National Review’s Jay Nordlinger asks, “Should one party, and only one party, impose a new regime of health care on the country — even if that party has the votes, however narrowly? This would be a tremendously big change. Something like a consensus may be appropriate.” I guess it depends on what he means by “consensus.”
First of all, there are (effectively) sixty Democratic Senators. That’s about what FDR had in his first term, and not a lot less than what LBJ had in his full term, and no one really questions the notion that there was a consensus for the New Deal or the Great Society (or at least Medicare). Some 36 states have at least one Democratic Senator, and they tend to be the more populous states. If folks in California don’t like being represented by a bunch of Democrats, they’re free to vote with their feet and move to Texas, right? Matt Yglesias harps on this kind of thing a lot: given that every state has an equal vote in the Senate, the small states are over-represented. The same is even true in the House, since every state gets at least one vote there, although the disparity isn’t quite as great.
My point here is that there is a 60-40 split in the Senate, and a 257-178 (or about 60-40) split in the House, and even those large majorities are somewhat skewed by the way the state delegations are parceled. If 60-40 isn’t a consensus, where is the threshold?
First, I realize that the health care reform bills under consideration probably won’t get sixty votes. I’m not saying there is or is not a consensus for a specific proposal; I’m only wondering how one would define it.
Second, I also realize that one party could win a lot of 51-49 elections and wind up with 60% of the seats. I have three responses to this. One, see above regarding the skewed and undemocratic state delegation divisions. Someone like Nate Silver probably has the numbers on this, but I wouldn’t be surprised if the Democrats got close to 60% of the votes in 2008. That would mitigate, to a degree, any unfairness in several 51-49 victories translating to a 60-40 legislative edge. Two, see above regarding voting with one’s feet. If that many elections are that close, a few people moving could swing things back. Three, not all sixty Democrats are identical. The type of candidate who squeaks out a 51-49 win is going to vote against the party leaders some of the time, and will in turn pull the party towards the middle. This is what we’re seeing with the Blue Dogs. So, even in a situation where a bunch of 51-49 wins leads to a 60-40 party division in the legislature, the majority party is going to end up governing much more like a 55-45 or so party. All in all, the concern that an array of close elections flukily turned into a phony supermajority is, I think, overblown.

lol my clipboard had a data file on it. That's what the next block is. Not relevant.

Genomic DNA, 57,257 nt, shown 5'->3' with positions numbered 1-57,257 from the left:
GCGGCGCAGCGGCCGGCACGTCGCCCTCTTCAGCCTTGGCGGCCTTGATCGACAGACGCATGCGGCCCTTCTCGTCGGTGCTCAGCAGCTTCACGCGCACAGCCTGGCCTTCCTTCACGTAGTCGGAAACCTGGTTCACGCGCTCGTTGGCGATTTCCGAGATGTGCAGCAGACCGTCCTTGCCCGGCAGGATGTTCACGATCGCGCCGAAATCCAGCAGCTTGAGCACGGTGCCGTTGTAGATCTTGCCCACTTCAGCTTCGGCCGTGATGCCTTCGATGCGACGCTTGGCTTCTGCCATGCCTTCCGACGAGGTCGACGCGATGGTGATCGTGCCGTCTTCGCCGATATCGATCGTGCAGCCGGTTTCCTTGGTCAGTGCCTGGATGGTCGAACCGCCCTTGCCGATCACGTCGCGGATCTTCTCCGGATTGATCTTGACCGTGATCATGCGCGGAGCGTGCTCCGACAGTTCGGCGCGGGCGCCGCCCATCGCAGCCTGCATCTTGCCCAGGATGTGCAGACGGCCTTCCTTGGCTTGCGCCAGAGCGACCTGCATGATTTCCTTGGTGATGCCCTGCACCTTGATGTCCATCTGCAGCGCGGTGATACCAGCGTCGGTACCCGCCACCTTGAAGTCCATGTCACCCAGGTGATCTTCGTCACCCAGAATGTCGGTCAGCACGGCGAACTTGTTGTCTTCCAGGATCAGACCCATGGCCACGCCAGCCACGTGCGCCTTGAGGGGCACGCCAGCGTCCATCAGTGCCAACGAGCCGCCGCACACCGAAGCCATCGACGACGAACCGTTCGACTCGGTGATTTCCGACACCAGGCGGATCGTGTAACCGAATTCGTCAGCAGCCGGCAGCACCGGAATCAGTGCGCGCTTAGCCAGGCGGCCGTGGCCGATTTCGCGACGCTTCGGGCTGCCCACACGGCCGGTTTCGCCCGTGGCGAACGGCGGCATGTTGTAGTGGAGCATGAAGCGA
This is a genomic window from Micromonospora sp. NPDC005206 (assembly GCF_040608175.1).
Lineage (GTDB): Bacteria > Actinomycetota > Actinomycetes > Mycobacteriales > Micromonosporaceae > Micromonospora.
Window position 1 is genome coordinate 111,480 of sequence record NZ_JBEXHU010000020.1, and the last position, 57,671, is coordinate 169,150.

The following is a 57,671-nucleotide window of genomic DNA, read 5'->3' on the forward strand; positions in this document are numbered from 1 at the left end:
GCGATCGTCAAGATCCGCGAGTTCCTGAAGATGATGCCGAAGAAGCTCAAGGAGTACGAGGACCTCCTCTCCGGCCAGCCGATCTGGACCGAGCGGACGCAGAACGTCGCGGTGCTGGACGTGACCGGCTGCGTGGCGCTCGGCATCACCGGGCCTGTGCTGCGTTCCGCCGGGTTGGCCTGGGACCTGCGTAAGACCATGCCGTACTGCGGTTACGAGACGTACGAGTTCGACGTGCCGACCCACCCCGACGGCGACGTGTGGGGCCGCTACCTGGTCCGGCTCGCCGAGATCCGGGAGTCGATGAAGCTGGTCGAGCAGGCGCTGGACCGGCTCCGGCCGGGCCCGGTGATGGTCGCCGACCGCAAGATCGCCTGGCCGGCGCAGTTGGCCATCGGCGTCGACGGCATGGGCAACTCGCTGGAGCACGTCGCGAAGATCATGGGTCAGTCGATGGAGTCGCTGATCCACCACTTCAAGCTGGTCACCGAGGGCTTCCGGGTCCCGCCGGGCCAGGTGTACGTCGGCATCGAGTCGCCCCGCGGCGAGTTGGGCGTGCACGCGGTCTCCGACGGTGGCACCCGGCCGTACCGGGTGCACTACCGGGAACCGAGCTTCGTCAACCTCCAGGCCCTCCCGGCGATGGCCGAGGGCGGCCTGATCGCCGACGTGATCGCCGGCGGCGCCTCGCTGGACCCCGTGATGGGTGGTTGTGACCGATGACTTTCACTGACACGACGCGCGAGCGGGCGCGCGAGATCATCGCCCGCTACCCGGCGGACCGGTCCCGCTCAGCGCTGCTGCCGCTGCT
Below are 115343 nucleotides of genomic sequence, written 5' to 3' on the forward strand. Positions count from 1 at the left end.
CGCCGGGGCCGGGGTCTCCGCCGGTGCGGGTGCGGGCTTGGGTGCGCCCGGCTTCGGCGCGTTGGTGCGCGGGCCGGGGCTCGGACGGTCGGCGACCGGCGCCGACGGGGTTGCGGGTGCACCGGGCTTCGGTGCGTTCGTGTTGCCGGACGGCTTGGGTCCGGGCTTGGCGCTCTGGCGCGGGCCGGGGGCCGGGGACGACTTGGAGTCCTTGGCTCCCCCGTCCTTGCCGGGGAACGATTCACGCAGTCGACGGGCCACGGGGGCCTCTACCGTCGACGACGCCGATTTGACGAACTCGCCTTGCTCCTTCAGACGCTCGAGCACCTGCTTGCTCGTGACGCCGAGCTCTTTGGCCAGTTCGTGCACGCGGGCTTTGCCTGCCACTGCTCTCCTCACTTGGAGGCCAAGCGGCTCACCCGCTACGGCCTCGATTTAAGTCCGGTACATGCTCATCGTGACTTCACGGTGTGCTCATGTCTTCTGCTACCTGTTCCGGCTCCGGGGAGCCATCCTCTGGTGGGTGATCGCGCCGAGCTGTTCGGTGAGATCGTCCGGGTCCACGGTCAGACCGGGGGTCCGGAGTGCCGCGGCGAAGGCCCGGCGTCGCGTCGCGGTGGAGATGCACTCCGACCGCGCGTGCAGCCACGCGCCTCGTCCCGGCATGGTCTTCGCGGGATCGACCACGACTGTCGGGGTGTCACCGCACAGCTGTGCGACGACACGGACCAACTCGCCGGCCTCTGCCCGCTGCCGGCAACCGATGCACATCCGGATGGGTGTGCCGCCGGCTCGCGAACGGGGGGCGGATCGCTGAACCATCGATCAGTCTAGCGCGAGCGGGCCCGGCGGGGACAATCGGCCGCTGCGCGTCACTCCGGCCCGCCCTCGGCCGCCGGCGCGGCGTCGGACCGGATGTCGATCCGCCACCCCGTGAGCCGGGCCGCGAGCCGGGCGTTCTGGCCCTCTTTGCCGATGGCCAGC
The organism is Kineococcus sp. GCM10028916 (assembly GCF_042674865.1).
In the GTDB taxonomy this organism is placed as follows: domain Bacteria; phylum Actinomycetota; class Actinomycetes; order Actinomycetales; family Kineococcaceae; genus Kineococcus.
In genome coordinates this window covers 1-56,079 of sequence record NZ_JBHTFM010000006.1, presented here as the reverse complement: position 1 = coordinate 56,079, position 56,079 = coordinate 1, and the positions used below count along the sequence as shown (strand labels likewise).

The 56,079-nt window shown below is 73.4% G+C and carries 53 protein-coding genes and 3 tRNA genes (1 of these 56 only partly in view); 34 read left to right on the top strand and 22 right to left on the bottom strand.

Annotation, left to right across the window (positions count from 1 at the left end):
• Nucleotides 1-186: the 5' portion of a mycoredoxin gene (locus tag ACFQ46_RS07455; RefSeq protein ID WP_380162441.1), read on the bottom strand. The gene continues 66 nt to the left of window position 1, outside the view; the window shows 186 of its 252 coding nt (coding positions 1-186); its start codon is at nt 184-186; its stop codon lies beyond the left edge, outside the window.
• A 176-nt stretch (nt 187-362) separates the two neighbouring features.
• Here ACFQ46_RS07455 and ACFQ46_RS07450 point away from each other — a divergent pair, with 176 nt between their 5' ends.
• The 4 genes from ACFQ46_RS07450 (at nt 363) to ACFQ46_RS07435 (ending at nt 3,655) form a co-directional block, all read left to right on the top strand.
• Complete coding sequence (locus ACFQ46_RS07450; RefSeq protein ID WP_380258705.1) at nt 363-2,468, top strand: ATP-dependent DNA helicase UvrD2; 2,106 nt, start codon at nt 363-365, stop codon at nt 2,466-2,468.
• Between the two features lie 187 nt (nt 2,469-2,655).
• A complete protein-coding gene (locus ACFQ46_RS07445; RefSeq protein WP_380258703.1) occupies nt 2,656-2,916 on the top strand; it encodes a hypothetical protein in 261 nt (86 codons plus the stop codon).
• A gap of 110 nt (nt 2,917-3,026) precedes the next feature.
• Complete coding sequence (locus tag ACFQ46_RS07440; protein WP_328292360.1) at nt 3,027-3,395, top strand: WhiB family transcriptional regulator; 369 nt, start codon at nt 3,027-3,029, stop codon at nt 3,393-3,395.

Third, we need to remember the difference between a consensus and a mandate. Even if having the presidency and 60% of the legislature in one party’s hands doesn’t constitute a consensus, it could very well constitute a mandate if those people ran and were elected on a platform, like a platform to reform health care. And it’s not as if John McCain ran on an “anti-health care” platform, either. Is it safe to say that voters who care strongly about health care reform voted for Democrats by decent majorities? Why isn’t that the consensus that matters?
Fourth, what other “tremendously big change[s]” would require consensus, in Nordlinger’s opinion? Going to war? Legalizing gay marriage? I’m genuinely curious. (Of course, for Nordlinger and the NR crowd, the whole idea is to have the bar set very high — “standing athwart history yelling stop” and all that.) I’m not opposed to the general idea that society and democracy are better served when there is a consensus for major developments, and it saves us the trouble of constant back-and-forths when the political winds blow. But I don’t think it should be a requirement or even a moral imperative. We do, after all, have a system of majority rule. Sometimes you’re in the 51, sometimes you’re in the 49. The good news is that it’s not as hard to flip that quotient; it’s much harder to turn the tide against a full-blown consensus. One who demands consensus votes should be careful what one wishes for — if you demand a consensus and lose, you’ve lost the battle and the war.